The demand for improved value and outcomes from human services organizations is erce, and leaders are under increasing pressure to deliver results better, faster, and cheaper. Even the most seasoned leaders face di culty in moving their human services organizations to new ways of creating and delivering services, and this challenge was on the minds of participants at the Human Services Summit.
“Human services are deeply embedded within an ecosystem of public, private, and social sector organizations, which means that innovation has to be aligned across multiple organizational boundaries,” explained Dr. Antonio O elie, Executive Director of Leadership for Networked World and Public Sector Innovation Fellow at the Harvard School of Engineering and Applied Sciences. “ e central challenge for leaders in human services is how to help people across an ecosystem adopt new business models, capabilities, and cultural attributes.”
To help with this challenge, Dr. Ron Heifetz, Founder of the Center for Public Leadership at Harvard Kennedy School, led a summit discussion on how exercising adaptive leadership can help organizations move up the Human Services Value Curve.
Heifetz emphasized that leaders must rst understand moving up the Human Services Value Curve as an organizational adaptation. As organizations reach each level of the curve, people within organizations will experience di erent forms of challenges or barriers to adaptation. First, there are “technical” challenges – situations where both the problem and solutions are clear, and can be resolved by authority. Second, it is common for a challenge to be both “technical” and “adaptive” – in which the problem is clear, but solutions require learning and stakeholders need to actively work on the issue. e most di cult challenges are purely “adaptive” – both the problem and solution require learning, and stakeholders have to be deeply engaged in creating solutions.
Heifetz explained: “An adaptive challenge requires experiments, new discoveries, and adjustments from numerous places in the organization. Without learning new ways – changing attitudes, values, and behaviors – people cannot make the adaptive leap necessary to thrive in the new environment. e sustainability of change depends on having the people with the problem internalize the change itself.”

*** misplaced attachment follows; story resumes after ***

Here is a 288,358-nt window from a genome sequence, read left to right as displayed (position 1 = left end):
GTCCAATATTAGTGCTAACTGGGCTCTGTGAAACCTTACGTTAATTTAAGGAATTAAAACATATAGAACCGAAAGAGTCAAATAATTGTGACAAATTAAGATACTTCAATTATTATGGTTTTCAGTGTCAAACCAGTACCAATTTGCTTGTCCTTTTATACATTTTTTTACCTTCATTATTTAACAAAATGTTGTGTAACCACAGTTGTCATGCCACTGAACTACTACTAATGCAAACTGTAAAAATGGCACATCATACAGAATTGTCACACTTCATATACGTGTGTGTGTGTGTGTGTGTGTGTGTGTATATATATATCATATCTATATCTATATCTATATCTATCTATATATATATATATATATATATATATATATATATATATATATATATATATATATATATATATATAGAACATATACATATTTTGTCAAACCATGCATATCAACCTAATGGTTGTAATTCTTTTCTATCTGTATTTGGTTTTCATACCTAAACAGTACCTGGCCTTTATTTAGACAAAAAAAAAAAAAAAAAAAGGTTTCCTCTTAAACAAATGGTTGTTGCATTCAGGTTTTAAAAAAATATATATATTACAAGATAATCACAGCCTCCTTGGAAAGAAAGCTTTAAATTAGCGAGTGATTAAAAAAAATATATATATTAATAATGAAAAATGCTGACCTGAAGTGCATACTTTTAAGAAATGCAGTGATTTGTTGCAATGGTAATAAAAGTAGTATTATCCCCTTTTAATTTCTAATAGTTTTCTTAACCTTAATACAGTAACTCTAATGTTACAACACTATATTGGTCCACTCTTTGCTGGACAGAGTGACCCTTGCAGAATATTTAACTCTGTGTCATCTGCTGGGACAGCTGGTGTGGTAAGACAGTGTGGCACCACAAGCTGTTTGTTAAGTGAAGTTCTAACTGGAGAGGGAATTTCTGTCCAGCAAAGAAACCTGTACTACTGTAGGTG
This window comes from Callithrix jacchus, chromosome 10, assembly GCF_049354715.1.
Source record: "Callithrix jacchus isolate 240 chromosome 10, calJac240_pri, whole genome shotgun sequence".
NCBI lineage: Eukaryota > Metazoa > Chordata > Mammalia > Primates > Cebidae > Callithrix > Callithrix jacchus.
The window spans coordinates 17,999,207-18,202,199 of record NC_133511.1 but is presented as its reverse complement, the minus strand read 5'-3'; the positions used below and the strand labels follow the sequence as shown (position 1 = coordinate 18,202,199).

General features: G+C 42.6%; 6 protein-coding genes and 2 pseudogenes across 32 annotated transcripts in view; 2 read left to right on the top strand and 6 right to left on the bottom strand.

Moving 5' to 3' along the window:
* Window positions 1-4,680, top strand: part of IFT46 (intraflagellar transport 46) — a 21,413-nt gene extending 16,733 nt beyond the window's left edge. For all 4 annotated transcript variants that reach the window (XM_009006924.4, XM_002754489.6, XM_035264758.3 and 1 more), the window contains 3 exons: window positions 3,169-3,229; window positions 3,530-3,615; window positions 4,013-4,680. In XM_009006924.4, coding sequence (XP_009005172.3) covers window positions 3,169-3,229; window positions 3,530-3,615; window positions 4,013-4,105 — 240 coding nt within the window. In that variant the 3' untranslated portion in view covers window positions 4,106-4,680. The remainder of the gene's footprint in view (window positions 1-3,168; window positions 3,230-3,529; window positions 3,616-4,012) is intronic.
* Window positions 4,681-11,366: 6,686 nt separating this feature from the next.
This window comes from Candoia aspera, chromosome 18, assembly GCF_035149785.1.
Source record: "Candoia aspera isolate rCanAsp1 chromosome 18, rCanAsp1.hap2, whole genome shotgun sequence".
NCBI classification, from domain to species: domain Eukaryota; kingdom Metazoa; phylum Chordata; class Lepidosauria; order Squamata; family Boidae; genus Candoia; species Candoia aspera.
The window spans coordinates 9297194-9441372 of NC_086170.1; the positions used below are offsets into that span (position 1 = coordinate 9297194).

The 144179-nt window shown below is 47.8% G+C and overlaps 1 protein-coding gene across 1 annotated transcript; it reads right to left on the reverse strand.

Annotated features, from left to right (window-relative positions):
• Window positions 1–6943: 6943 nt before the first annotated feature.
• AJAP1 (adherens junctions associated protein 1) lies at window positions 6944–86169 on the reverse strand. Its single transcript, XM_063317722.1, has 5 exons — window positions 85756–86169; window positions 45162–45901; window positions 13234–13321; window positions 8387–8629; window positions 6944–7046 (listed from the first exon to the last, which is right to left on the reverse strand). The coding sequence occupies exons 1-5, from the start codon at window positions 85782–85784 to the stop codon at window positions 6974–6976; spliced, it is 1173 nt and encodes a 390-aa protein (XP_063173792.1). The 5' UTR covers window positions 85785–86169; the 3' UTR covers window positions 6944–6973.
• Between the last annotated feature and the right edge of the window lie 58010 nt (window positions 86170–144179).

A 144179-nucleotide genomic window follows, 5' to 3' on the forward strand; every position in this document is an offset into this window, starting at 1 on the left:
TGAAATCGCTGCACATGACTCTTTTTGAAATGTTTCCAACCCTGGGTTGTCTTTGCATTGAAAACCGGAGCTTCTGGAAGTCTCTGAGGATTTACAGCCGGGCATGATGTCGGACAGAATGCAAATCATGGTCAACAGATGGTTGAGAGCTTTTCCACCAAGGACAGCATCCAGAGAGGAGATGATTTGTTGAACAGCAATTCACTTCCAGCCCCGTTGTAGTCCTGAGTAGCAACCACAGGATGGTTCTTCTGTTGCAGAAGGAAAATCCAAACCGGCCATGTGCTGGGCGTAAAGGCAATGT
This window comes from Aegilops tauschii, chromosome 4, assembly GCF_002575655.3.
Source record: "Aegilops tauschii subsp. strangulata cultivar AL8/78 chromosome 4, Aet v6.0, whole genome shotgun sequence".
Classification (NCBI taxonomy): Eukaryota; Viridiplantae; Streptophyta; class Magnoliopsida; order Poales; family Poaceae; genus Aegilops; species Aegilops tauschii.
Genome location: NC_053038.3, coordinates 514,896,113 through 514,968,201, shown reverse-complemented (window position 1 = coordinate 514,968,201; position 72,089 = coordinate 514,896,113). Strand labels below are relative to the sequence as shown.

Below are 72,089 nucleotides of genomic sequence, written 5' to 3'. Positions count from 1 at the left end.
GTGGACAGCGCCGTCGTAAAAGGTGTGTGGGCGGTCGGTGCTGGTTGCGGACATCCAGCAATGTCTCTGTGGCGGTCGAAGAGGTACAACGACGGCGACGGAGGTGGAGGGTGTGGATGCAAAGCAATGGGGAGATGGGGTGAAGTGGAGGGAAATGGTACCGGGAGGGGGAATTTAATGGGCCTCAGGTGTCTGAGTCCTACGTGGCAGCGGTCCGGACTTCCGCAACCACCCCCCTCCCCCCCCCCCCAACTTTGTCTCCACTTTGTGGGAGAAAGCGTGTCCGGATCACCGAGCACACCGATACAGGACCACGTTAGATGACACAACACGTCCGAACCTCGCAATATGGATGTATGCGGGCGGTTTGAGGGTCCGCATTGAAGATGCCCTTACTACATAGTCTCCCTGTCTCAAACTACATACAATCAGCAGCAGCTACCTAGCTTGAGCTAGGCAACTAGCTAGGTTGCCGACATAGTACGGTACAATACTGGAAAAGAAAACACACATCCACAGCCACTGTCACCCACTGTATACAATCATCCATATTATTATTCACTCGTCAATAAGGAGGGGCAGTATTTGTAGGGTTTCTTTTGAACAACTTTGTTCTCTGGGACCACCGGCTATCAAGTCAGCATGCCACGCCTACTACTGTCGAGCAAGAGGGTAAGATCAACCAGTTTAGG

An adaptive challenge cannot be resolved completely through authority or (change) management. Rather, it takes actively mobilizing stakeholders to address real and perceived loss of established ideals, values, and competencies while also actively learning new competencies, capabilities, and culture. As challenges become more purely adaptive, the locus of work needs deeper engagement by those a ected. is form of “exercising leadership” is needed to move people through the adaptive challenge.
Heifetz analogized movement to change in the natural world. In addition to production, “Nature has three basic tasks: what to conserve, what to discard, and what innovations (new ‘DNA’) will enable new capacity,” he said, noting that nature “evolves” slowly and often imperceptibly. “ is is important as a leadership metaphor because really significant change is highly conservative. Small changes in DNA can result in major leaps. People in authority talk with enthusiasm about innovations and change, yet neglect to emphasize and communicate to stakeholders all that will remain the same. We frighten people and they respond to the sense of loss rather than all that’s going to be preserved.”
A critical aspect of exercising leadership is to identify what “DNA” needs to be conserved, while at the same time identifying what must change. is necessitates working with people to create a vision for the future, while attaching this new vision to the organization’s historic mission and ideals. It also requires innovation and new ways of working and new competencies, while pacing the change in a way that enables people to deal with loss and make the gains their own.